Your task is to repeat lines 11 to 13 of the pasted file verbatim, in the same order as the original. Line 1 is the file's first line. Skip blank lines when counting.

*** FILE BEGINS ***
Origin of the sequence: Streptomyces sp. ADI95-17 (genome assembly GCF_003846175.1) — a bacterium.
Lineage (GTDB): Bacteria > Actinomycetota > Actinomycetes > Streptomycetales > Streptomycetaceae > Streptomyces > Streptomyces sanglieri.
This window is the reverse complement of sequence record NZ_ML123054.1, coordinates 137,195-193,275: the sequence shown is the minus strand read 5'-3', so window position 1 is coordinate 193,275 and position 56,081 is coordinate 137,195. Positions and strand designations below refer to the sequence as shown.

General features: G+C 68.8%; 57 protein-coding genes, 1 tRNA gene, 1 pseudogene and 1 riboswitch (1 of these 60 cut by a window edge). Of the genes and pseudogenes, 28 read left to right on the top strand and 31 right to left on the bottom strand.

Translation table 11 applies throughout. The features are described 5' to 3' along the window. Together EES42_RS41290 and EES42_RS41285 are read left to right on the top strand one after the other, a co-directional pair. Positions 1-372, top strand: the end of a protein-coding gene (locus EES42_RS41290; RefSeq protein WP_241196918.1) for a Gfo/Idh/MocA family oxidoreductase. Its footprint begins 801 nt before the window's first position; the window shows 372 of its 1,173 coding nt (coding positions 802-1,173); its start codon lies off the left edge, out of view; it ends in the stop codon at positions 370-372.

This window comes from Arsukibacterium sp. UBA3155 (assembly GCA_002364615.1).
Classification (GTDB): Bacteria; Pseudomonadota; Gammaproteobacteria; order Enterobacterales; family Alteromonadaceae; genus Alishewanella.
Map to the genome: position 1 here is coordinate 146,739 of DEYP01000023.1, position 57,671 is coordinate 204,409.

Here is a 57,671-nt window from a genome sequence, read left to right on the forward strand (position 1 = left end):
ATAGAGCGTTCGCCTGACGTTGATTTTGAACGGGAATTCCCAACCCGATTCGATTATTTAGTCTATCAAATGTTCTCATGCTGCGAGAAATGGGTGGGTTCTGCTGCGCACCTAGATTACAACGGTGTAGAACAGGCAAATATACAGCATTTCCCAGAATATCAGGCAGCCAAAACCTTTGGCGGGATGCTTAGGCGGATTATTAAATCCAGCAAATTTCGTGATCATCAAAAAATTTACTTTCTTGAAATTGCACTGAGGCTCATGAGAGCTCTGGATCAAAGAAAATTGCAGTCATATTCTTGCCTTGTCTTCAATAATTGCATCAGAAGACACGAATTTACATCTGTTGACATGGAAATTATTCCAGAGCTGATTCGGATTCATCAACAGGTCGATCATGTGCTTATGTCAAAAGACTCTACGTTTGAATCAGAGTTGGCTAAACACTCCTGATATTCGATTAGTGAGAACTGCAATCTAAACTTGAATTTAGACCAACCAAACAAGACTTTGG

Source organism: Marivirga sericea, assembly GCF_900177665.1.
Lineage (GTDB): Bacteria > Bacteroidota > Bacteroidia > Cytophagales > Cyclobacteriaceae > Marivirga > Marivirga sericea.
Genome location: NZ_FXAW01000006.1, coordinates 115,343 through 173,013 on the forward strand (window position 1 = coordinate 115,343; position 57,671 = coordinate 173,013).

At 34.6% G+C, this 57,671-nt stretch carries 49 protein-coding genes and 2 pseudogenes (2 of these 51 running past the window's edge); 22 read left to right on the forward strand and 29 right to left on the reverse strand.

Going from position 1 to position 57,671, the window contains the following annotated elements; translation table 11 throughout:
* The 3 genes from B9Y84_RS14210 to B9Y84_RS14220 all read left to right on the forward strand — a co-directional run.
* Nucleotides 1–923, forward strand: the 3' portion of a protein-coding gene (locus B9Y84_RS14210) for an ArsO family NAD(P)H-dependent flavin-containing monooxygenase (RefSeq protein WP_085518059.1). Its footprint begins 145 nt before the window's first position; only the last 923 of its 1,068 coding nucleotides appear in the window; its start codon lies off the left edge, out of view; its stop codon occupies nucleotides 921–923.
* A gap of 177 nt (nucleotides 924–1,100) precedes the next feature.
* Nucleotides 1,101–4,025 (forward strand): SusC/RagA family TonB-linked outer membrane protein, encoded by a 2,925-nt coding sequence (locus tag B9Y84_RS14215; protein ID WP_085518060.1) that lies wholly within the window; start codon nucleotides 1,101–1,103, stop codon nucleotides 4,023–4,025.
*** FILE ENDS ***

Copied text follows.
Source organism: Marivirga sericea, assembly GCF_900177665.1.
Lineage (GTDB): Bacteria > Bacteroidota > Bacteroidia > Cytophagales > Cyclobacteriaceae > Marivirga > Marivirga sericea.
Genome location: NZ_FXAW01000006.1, coordinates 115,343 through 173,013 on the forward strand (window position 1 = coordinate 115,343; position 57,671 = coordinate 173,013).